MIPS doesn't have a lot of cruft because the instructions are so simple that they don't need changing (the only changes have been adding the occasional instruction and the 64-bit instructions), thus there isn't much baggage to speak about (while ARM has baggage such as having only half the amount of registers available in a MIPS chip making compiler optimization much harder). MIPS is true RISC while ARM has taken on some very CISC-like tendencies with several instruction sets. When the Chinese government looked at all the architectures they could find in order to start their own chip-making venture, they chose MIPS. This wasn't due to cost (they didn't strike a deal with MIPS until they were years into their Loongson project), but instead was because their scientists said MIPS was the best.

ARM is introducing a 64-bit architecture (21 years after MIPS and rumored to be *very* similar), but the design doesn't hit for a couple of years (after A15). In the meantime, MIPS makers have had years of practice and experimentation making powerful chips (MIPS used to power several of the fastest supercomputers once upon a time). I am familiar with embedded ARM (specifically the M0-M4 series of microcontroller designs). My point was that MIPS currently (ie now, not a promise to have in the future) has designs that scale from extremely low power to very high performance (side-note: one of the big competitors to the M0 is the old CISC 8052 designed by Intel). You mention an ARM licensee making chips "with hundreds of cores". I would love to know who as I am interested in the design.

700
Edited by hajile - 2/12/12 at 9:55pm
post #23 of 27
I got devices that run on x64, x86, & ARMv7. AMD, Intel & ARM Must love me biggrin.gif LOL
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post #24 of 27
It seems likely that the current A9s are fabbed in 45nm, which is more power hungry, also AnandTech is comparing a single core chip(?) to a duel core chip, is there numbers listed? Also, the ability to switch endianess can just be as simple as swaping byte order as it comes through, the circuitry for that would take minimal power . As for the massively multi-core chips it appears that it is multiple chips on one system, the article can be found here: http://www.pcworld.com/article/221910/calxedas_arm_chips_designed_for_480core_servers.html
I recalled it wrongly from memory redface.gif, but this is a reasonable proof of concept, although a single chip with more than a handful of cores with each having the complexity of an A9 or A15 would have some yield problems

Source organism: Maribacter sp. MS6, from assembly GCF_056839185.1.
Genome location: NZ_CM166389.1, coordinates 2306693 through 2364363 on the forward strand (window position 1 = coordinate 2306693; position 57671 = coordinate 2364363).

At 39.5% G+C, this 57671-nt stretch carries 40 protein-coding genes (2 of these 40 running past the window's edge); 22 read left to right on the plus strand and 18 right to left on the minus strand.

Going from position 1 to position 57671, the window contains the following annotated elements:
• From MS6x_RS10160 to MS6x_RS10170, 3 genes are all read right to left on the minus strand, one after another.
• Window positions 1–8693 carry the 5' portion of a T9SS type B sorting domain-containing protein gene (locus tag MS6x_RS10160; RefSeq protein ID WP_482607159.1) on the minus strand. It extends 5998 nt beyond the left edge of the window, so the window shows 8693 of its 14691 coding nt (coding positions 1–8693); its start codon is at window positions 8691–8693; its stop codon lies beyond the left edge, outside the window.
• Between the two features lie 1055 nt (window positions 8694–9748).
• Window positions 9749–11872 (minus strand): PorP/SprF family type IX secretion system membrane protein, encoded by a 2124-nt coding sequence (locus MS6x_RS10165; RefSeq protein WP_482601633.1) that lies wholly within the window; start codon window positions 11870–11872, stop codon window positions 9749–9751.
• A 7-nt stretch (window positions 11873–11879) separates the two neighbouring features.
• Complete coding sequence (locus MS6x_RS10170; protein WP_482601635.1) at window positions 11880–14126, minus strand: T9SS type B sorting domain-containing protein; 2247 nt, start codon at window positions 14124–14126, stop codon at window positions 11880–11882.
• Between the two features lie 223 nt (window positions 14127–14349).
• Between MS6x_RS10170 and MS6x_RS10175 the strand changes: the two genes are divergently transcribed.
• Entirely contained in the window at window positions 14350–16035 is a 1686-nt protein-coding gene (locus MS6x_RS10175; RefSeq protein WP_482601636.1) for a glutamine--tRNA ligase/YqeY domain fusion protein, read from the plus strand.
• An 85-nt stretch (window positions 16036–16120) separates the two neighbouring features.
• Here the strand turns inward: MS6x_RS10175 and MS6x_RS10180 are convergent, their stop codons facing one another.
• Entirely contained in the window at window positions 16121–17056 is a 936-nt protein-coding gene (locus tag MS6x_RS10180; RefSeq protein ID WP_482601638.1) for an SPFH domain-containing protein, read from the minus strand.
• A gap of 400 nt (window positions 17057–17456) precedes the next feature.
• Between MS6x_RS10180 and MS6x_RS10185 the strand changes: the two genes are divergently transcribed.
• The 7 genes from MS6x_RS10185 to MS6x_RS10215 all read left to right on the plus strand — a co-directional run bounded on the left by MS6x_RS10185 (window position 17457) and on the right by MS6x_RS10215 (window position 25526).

The definition of a CISC architecture is a variable instruction set that takes many cycles to execute. A RISC architecture doesn't have a complex decode, the instruction set consists of what CISC architectures decode to. Whether an architecture is CISC or RISC depends on the decode stage, not the execution unit or ALU.
Edited by lin2dev - 2/13/12 at 12:54am
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post #25 of 27
Quote:
Originally Posted by hajile View Post

Each die shrink, x86 lowers power consumption and still becomes more powerful. ARM designers are instead keeping power consumption mostly stable (max consumption has slowly risen with A8, A9, and (likely) A15) while increasing performance. How does this show a dead-end?

x86 is still trying to scale down into the sub 2w market for tablets and smartphones, ARM is already well within there. Hence, ARM can keep the power consumption stable while x86 has to lower it. And Medfield isn't all it's cracked up to be either, Intel's comparison was against what will be out-dated CPUs by the time Medfield is actually on the market, it's like comparing Zambezi to Conroe back in 2007, sure, Conroe is what we had then but when you compare it to Nehalem and Sandy Bridge it really falls down and pales in comparison.

Medfield looks great for tablets (Apart from the high power consumption) but by the time its out, I doubt it will be so great.
Quote:
Originally Posted by lin2dev View Post

And ARM doesn't? The x86 architecture is not RISC even in the slightest, it was designed as a CISC chip, and it stays a CISC chip.

Every newer x86 chip is RISC internally, but with a decoder for the CISC x86 instructions. Hence, you're both right, the x86 architecture isn't RISC but all of the modern x86 CPUs are internally.
    
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post #26 of 27
Quote:
Originally Posted by Rookie1337 View Post

So wait...we have the software but the hardware won't use it? I'm confused now. redface.gif I thought there was something going on in which the proprietary hardware was limiting the reverse engineering to code fully for the current pads (IE Tegra, Samsung, TI based). Please forgive me if I sound stupid but I've been trying to understand how can someone code for something to the fullest if they aren't given full access to how it works. I mean isn't that why nouveau can't match nvidia drivers?

The issue is DRIVERS. Beagleboard for instance has full support in .c files outlining how the DDR controller / GPIO / SPI / USB / Serial are connected to the CPU/mainboard. Phones don't always have these available to Ubuntu devs (unless they are open source android). You generally also need some kind of U-Boot support to physically load the Ramfs / Initrd / vmlinux files.
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post #27 of 27
Quote:
Originally Posted by kevinf View Post

The issue is DRIVERS. Beagleboard for instance has full support in .c files outlining how the DDR controller / GPIO / SPI / USB / Serial are connected to the CPU/mainboard. Phones don't always have these available to Ubuntu devs (unless they are open source android). You generally also need some kind of U-Boot support to physically load the Ramfs / Initrd / vmlinux files.

So...people need a "guide" on how things interact in each environment to know how to code for it? And since the makers don't provide that then they have to trial and error it? Gah...I wish I could wrap my head around this.